First stop Moon. Next stop, Mars
The distant red planet Mars has captured the imagination of humankind for generations. It has inspired novelists to write stories about its exploration and motivated scientists to find ways to make space travel there a viable possibility. Now, for the first time in Europe, scholars such as historians, philosophers and sociologists are banding together with space scientists to share their thoughts and ideas on how humankind will be taking these first steps.
The 'Humans in Outer Space - Interdisciplinary Odysseys' conference recently held in Vienna was the first such forum where scholars from a humanities background together with scientists could discuss humankind's presence in space from non-traditional perspectives.
|Artist’s rendition of a Mooncolony.
The benefits of creating such a cross-disciplinary forum is that it was able to give guiding insight into how humankind will face possible issues, issues that can be best addressed in the light of modern understanding of historical events.
Some of the wide-ranging issues that conference delegates explored include the philosophical and theological consequences of contacting alien intelligences, the marketing of space exploration, and the legal frameworks that will be needed if space-faring nations are to cooperate peacefully.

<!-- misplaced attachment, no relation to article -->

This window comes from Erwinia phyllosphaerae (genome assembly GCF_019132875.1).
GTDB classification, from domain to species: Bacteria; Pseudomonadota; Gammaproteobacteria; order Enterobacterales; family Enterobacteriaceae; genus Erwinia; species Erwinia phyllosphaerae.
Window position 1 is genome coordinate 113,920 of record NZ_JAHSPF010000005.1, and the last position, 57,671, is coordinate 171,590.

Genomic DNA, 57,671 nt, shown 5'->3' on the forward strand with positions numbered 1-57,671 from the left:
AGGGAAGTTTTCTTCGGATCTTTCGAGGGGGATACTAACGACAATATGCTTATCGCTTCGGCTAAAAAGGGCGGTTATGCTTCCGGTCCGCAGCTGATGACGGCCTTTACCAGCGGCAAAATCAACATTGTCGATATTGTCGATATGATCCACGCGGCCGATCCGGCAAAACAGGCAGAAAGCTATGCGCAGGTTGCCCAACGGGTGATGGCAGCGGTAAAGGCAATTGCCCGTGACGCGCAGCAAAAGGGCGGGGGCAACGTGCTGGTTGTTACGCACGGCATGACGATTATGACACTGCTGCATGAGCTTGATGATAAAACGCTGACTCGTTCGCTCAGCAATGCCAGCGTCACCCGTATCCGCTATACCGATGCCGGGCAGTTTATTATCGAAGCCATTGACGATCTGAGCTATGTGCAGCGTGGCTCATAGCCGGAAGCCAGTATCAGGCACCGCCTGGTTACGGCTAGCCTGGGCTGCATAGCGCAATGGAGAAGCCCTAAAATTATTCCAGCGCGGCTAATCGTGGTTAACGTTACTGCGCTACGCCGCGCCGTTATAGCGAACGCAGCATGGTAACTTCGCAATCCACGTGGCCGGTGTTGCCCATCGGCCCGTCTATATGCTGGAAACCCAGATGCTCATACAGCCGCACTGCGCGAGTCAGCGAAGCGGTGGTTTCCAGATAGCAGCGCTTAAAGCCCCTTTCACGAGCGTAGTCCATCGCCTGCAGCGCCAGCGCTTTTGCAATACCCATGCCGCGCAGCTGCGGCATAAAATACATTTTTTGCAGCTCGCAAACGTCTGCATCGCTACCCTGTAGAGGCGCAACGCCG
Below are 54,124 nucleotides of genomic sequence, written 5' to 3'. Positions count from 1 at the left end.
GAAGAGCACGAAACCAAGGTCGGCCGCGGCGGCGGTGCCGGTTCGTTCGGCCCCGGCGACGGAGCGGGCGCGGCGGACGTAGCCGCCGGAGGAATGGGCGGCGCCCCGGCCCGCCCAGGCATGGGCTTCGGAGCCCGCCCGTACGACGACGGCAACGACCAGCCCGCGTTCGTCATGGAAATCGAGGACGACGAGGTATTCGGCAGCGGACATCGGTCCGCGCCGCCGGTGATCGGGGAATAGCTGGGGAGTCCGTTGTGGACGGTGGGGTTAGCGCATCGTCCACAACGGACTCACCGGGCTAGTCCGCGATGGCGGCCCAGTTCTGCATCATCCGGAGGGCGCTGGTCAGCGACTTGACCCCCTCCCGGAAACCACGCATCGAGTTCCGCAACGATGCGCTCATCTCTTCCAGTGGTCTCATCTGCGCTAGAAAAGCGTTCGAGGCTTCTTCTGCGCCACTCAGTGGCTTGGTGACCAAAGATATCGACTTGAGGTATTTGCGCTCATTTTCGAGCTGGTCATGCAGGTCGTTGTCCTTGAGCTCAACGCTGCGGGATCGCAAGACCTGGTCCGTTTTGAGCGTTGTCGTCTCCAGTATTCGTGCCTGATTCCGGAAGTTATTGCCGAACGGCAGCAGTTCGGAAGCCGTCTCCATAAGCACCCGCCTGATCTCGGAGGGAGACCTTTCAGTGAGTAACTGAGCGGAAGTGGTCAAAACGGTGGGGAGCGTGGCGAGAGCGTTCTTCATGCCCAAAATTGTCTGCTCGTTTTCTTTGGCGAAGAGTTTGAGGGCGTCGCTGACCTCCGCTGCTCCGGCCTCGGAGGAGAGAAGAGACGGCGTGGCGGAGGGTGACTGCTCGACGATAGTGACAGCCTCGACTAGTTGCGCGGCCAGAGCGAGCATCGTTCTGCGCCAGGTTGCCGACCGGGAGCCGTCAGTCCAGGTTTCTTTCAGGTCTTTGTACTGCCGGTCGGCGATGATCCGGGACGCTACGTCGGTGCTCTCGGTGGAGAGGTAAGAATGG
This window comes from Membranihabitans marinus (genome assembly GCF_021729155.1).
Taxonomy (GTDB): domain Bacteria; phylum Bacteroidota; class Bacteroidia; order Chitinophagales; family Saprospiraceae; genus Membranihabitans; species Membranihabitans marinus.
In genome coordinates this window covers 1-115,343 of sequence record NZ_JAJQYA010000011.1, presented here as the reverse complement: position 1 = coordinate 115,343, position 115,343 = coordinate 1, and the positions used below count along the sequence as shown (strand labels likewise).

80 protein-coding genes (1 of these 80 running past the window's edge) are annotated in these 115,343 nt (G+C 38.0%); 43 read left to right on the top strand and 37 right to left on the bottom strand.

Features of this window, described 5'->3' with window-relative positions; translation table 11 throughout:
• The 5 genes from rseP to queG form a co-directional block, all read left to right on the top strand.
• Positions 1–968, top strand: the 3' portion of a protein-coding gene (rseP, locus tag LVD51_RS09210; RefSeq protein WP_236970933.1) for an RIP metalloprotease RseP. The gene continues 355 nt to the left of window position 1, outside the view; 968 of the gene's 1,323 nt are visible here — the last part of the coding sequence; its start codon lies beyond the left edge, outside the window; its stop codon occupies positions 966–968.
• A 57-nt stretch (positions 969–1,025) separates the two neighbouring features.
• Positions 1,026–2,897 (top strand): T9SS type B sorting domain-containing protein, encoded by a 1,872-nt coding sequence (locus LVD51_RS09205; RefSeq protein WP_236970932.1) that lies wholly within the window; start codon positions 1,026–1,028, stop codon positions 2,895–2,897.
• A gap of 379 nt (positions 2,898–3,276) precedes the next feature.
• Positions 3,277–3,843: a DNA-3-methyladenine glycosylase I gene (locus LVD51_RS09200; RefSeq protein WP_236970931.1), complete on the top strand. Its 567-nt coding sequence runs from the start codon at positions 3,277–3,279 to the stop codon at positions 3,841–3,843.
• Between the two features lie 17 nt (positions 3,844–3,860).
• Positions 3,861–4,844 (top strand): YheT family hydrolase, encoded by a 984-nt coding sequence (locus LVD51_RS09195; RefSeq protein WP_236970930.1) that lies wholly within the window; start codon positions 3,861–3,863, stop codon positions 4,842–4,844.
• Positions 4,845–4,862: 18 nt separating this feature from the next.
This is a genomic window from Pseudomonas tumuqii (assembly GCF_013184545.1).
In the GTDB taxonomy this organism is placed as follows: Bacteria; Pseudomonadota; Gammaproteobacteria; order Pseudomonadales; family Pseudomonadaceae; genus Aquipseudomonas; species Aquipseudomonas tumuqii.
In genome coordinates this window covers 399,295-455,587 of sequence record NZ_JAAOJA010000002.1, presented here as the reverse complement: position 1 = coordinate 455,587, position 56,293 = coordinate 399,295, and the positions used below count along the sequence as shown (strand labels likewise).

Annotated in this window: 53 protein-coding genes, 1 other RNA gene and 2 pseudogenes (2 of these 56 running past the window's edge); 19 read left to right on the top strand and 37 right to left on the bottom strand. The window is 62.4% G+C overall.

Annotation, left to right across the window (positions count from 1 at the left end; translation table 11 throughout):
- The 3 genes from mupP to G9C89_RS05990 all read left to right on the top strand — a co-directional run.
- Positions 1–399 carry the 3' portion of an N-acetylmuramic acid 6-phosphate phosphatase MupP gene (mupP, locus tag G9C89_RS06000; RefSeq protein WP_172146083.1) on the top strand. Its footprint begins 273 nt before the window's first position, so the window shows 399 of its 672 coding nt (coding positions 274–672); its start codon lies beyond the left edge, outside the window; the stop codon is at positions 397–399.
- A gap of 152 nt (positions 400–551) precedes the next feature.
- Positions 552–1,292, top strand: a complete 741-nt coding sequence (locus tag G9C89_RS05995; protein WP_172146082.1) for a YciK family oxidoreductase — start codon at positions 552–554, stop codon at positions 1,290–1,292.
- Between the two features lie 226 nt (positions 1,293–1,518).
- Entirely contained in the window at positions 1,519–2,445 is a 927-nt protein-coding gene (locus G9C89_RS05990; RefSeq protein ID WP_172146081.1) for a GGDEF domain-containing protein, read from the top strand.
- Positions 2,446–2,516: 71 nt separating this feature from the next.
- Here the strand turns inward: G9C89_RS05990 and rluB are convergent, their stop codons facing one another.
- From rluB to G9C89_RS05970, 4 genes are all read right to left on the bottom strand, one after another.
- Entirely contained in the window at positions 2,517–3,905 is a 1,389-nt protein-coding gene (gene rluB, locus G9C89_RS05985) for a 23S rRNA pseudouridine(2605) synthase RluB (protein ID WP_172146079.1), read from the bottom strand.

The event was organised in part by an ESF Steering Committee chaired by Professor Luca Codignola, a historian at the University of Genoa. At the conference he expressed his interest in what history can tell us about the challenges we may face if space explorers make contact with alien civilisations.
Delving into history for an example, he drew correlations with the so-called "Columbian Exchange" that took place around 1492. 'It changed the Western way of conceiving the globe; it forcefully challenged its theology; it allowed for a free flow of bacteria, germs and microbes that almost wiped out the American peoples,' he explained.
'The science community does not really seem to be aware of the fact that a number of issues and concerns that they are dealing with, such as the consequences of meeting with unknown pathogens, are known and have long been studied by historians and ethnologists,' Prof. Codignola offered.
'As for the humanities scholars, technical difficulties relating to space-voyaging and especially its timeframe, usually escape them. We all felt it was rather strange that the two groups rarely, if ever, meet to discuss space-related issues,' he added.
The conclusions from these sessions will be documented by the ESF in a position paper entitled 'Vienna Vision on Humans in Outer Space'. The ESF will distribute this paper to all interested stakeholders in the academic world, space agencies, intergovernmental bodies such as the United Nations, the media and politicians involved in space- and research-related initiatives.
Prof. Kai-Uwe Schrogl, Secretary General of the ESPI and Chair of the conference, commented: 'Mankind's future in outer space will require a comprehensive view, including the input in particular by the humanities and social sciences, as well as the reflection of the manifold trans-utilitarian aspects that make space exploration a province of all mankind.'
The conference was jointly arranged by the European Science Foundation (ESF), the European Space Agency (ESA) and the European Space Policy Institute (ESPI).